By Rosemary Lloyd
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In nineteenth-century Paris, Charles Baudelaire provoked the excoriations of critics and used to be legally banned for corrupting public morality, but he was once a key impact on many later thinkers and writers, together with Marcel Proust, Walter Benjamin, and T. S. Eliot. Baudelaire’s existence was once as arguable and vibrant as his works, as Rosemary Lloyd finds in Charles Baudelaire, a succinct but discovered recounting.
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Extra info for Charles Baudelaire
A single very high window looking onto the street; curtains of a heavy material, attractively hung. Opposite that window, at the back of 45 the room, a bed. A few armchairs amongst all that. 4 The paintings, frequently bought from Arondel, too often proved, predictably enough, not to be of the highest calibre, and a disabused Baudelaire would dispose of them disdainfully, at a ﬁnancial loss, only to fall victim yet again to the same temptation. He was an avid collector at this period of his life, gathering around him paintings, caricatures and books.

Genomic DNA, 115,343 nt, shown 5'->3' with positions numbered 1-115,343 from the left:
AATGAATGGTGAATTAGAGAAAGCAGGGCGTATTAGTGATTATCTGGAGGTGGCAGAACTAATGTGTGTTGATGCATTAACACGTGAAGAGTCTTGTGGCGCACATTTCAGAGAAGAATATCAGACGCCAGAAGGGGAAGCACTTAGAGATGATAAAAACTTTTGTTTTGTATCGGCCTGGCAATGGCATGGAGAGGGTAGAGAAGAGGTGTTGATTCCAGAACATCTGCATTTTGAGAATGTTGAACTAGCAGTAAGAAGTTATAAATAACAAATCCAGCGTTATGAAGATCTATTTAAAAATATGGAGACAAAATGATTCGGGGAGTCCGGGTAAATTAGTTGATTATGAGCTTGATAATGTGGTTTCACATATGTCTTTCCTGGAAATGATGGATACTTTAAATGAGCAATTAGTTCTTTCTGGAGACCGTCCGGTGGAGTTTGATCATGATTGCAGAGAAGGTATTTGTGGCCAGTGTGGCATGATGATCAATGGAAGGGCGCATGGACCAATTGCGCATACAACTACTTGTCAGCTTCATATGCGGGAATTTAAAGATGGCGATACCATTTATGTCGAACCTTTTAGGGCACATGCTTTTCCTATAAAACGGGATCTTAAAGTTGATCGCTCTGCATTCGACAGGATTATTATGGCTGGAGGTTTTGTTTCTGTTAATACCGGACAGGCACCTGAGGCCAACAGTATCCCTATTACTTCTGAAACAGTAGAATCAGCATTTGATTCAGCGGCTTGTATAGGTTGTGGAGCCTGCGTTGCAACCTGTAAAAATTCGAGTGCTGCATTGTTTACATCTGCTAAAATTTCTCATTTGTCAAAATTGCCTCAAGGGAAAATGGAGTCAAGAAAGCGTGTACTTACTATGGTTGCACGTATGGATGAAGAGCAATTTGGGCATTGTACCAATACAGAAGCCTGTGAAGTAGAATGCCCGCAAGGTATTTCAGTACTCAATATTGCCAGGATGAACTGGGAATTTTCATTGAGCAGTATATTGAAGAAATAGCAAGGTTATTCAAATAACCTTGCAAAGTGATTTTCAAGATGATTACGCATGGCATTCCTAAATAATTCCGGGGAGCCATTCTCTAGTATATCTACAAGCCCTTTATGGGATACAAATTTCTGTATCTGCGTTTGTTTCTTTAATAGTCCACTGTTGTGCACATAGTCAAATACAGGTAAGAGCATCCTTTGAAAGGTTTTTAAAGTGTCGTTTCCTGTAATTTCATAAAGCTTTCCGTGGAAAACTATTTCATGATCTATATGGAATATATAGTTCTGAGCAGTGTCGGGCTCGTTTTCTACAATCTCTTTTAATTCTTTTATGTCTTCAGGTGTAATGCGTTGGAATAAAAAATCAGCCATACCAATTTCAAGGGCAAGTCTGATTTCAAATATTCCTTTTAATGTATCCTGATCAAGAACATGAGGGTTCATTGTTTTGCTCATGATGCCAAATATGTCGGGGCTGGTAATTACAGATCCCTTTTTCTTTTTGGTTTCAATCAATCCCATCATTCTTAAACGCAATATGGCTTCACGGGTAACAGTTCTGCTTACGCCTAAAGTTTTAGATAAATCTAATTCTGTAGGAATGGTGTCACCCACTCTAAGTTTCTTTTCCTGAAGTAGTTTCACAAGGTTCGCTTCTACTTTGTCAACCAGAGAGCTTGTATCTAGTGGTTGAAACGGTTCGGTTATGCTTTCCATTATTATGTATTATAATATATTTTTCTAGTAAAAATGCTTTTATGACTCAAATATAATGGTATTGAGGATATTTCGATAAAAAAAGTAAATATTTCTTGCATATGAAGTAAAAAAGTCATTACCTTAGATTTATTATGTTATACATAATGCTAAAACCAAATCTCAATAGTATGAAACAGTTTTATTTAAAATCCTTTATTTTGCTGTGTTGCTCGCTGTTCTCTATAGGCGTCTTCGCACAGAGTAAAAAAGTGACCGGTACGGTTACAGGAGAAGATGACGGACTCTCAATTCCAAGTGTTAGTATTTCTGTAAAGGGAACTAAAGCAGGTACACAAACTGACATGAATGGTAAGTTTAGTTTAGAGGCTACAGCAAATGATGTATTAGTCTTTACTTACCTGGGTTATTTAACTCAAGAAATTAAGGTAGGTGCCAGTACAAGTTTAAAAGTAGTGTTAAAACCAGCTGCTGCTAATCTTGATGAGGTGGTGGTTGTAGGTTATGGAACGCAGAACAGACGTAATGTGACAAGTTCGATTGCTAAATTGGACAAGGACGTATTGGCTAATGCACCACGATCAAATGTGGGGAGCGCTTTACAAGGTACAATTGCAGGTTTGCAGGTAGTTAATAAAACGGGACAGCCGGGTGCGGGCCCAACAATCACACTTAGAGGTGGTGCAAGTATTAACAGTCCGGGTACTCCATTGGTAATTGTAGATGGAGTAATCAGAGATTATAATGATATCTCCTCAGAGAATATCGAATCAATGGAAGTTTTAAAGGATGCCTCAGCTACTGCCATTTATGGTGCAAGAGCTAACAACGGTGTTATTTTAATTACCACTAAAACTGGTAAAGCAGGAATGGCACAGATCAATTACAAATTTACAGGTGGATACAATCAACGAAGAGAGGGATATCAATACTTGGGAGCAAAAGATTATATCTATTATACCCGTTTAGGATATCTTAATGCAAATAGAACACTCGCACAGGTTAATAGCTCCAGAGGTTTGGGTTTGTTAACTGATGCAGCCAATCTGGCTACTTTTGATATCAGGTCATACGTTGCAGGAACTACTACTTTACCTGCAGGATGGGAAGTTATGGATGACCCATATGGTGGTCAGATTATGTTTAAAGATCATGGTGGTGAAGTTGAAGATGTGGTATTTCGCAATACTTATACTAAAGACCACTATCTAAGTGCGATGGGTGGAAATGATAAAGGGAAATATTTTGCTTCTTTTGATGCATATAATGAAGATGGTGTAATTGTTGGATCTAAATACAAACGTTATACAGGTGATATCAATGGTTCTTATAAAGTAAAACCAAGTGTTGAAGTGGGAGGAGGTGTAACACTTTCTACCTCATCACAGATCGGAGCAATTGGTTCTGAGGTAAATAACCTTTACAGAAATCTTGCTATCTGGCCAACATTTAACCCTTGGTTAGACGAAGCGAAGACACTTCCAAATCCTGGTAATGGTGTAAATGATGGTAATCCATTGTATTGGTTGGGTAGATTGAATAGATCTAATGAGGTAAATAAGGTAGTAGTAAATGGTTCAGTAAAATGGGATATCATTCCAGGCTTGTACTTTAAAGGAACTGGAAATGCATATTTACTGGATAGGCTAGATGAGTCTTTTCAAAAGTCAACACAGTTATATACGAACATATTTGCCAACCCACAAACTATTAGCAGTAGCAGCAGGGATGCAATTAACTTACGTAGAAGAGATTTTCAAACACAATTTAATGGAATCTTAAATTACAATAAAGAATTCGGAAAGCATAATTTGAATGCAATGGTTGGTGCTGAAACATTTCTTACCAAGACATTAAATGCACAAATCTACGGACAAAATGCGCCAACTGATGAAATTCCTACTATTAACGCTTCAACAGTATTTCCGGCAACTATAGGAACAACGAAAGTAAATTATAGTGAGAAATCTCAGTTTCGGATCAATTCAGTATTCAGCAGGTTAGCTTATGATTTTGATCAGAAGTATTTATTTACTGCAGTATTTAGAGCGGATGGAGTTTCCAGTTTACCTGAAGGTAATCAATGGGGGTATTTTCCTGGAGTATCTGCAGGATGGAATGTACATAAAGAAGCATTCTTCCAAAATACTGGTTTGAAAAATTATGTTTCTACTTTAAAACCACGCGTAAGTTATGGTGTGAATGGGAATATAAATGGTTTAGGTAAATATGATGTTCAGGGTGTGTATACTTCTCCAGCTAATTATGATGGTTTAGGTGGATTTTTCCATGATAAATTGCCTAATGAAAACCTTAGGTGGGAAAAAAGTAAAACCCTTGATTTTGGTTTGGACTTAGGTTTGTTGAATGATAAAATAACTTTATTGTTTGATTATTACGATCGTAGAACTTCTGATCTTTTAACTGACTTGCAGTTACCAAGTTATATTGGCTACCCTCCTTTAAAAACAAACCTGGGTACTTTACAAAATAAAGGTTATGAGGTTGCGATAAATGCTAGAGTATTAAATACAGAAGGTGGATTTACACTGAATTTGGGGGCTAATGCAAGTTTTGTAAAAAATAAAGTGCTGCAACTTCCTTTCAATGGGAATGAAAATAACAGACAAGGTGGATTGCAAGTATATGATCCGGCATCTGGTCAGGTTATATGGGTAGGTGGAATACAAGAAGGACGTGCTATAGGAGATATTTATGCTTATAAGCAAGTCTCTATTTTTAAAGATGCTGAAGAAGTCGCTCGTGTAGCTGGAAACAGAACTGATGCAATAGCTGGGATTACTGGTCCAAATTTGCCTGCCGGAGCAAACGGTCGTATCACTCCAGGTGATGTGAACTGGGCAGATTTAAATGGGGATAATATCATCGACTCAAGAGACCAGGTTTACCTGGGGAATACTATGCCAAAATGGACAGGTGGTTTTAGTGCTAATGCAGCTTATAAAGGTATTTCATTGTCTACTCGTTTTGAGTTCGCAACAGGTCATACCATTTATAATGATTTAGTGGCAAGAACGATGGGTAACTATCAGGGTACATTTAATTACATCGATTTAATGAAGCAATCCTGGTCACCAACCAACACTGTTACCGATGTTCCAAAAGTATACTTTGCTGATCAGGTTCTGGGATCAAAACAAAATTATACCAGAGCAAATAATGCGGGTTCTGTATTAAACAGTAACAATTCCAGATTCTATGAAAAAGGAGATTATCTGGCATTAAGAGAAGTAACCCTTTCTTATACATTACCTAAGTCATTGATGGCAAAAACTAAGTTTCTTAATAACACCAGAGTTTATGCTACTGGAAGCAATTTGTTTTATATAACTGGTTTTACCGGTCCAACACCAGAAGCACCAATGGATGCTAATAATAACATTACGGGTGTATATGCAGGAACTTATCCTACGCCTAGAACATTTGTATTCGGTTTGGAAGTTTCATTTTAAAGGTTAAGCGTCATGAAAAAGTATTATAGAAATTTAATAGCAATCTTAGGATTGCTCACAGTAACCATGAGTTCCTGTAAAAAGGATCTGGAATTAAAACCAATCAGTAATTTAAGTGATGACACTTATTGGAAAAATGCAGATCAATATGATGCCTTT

38 2 Revolt The ill-starred poet, rejected by his family, despised by the multitude and starving to death in his garret, was a standard element of Romantic mythology well before Paul Verlaine published his Poètes maudits in 1884. That Baudelaire was already beginning to work his way into a personal variant of the myth in his early twenties is obvious from reports of his friends from the Pension Bailly, in the days before his aborted voyage to India, when he constantly harped on the misfortune of his mother’s rejection of him, as revealed by her remarriage.
553) Indeed, while La Fanfarlo is much more than autobiographical, it seems to be in part a derisory projection of what Baudelaire’s life could have been; that of a journalist whose youthful romantic ideals are slowly submerged into anonymous, bourgeois semirespectability as his poetry is set aside for books written for the masses and his mistress works to ensure he becomes a member of the Institute and receives a medal from the government. The Baudelaire of Deroy’s portrait could well have followed such a trajectory, but his image of what it meant to be a writer and what was essential to poetry (now that the ‘good days of Romanticism’, as he terms them in La Fanfarlo, were over), was beginning to take shape as something radically different from, and far more powerful than, Samuel Cramer’s poetry volume Orfraies.